Sensitivity to physical activity in older adults may be a risk factor for reduced physical activity, thus placing such individuals at a higher risk for increased sedentary behavior and functional decline, according to the results of a recent cross-sectional study published in Pain Medicine.

The aim of the current study was to determine the level of sensitivity to physical activity experienced by healthy older adults during a standardized walking test (Six-Minute Walk Test [6MWT]), and whether sensitivity to physical activity is linked with temporal pain summation, pain-related fear of movement, and reduced physical activity/physical function.

A total of 52 healthy adults (ages 60-77; 61.5% women) were included in the analysis. Participants completed a screening/orientation session and 3 experimental sessions, during which they filled out several questionnaires, completed the 6MWT, and underwent quantitative sensory testing. All participants rated their overall bodily discomfort on a scale of 0 to 100 before and during each minute of the 6MWT. Repeated-measures analysis of variance was performed to establish whether reports of whole-body discomfort changed during each minute of the 6MWT.

Based on the results of this analysis, bodily discomfort ratings increased significantly during the 6MWT (P <.001), with approximately 60% of the participants experiencing sensitivity to physical activity during the walking task. According to hierarchic regression analysis, greater sensitivity to physical activity was associated with fewer average steps per day and a higher degree of activity-related pain. These analyses also showed that greater temporal summation of pain and pain-related fear of movement both significantly predicted a participant’s degree of sensitivity to physical activity on the 6MWT (P =.010 and P =.003, respectively).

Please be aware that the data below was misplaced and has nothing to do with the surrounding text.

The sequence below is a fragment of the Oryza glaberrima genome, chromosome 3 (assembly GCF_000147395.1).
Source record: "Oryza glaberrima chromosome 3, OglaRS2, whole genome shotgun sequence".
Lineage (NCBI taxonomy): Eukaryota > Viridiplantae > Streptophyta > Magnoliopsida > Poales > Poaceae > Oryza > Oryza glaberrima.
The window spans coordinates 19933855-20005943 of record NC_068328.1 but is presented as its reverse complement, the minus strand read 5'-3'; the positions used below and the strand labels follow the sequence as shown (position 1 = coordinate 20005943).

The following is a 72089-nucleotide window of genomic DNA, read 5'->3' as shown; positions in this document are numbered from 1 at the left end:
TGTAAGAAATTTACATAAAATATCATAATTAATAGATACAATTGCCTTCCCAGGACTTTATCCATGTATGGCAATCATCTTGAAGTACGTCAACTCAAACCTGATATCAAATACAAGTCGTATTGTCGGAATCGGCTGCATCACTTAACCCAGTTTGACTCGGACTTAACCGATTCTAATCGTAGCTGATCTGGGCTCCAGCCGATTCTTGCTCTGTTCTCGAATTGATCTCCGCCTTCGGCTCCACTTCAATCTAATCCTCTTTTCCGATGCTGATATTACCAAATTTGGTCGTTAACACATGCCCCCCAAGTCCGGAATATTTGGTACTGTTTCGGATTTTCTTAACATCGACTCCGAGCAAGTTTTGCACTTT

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The investigators concluded that older adults with a fear of pain and/or a sensitized central nervous system are more likely to experience a sensitized reaction to standardized physical activity. The use of activity-related measures of pain and discomfort may help identify individuals at high risk for functional decline.

Reference

Miller L, Ohlman T, Naugle KM. Sensitivity to physical activity predicts daily activity among pain-free older adults [published online October 4, 2017]. Pain Med. doi:10.1093/pm/pnx251